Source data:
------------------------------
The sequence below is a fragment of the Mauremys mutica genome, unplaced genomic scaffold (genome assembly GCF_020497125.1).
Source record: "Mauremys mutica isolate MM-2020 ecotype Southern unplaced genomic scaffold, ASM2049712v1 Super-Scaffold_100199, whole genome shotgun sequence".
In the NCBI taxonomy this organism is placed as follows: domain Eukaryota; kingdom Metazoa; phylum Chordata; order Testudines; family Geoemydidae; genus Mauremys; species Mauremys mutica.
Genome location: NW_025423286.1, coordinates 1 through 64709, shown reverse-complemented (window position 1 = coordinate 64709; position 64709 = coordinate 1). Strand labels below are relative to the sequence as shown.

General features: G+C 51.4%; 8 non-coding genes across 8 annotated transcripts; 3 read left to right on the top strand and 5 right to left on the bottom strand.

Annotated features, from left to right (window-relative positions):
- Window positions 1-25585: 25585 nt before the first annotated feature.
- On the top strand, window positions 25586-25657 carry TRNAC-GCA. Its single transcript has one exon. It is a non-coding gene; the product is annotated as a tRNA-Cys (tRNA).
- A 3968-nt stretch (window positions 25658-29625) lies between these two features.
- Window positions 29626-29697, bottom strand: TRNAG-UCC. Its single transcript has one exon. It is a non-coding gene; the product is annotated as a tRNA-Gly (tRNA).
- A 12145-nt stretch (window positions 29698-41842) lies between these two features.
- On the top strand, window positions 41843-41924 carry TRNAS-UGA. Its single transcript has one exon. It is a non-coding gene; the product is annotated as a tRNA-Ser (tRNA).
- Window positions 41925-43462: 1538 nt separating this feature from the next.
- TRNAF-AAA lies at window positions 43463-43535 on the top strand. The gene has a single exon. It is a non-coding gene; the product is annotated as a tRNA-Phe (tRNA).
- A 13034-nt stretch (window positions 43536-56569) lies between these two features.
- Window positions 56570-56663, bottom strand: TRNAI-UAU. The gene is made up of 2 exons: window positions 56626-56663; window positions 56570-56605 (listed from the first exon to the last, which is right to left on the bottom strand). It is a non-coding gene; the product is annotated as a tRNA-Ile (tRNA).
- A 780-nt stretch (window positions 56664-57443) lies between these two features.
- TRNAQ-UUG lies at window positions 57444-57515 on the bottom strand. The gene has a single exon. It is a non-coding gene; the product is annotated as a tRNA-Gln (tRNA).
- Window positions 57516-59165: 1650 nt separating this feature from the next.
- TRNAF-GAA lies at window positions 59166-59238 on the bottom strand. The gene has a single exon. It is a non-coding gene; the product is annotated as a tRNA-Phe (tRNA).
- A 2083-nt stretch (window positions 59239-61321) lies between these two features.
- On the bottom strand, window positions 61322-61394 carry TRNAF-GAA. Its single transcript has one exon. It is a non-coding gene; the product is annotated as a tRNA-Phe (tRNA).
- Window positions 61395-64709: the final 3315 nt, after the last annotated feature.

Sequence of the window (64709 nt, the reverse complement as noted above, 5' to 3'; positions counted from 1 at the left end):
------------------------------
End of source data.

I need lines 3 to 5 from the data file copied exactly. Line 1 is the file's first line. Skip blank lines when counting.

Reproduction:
In the NCBI taxonomy this organism is placed as follows: domain Eukaryota; kingdom Metazoa; phylum Chordata; order Testudines; family Geoemydidae; genus Mauremys; species Mauremys mutica.
Genome location: NW_025423286.1, coordinates 1 through 64709, shown reverse-complemented (window position 1 = coordinate 64709; position 64709 = coordinate 1). Strand labels below are relative to the sequence as shown.

General features: G+C 51.4%; 8 non-coding genes across 8 annotated transcripts; 3 read left to right on the top strand and 5 right to left on the bottom strand.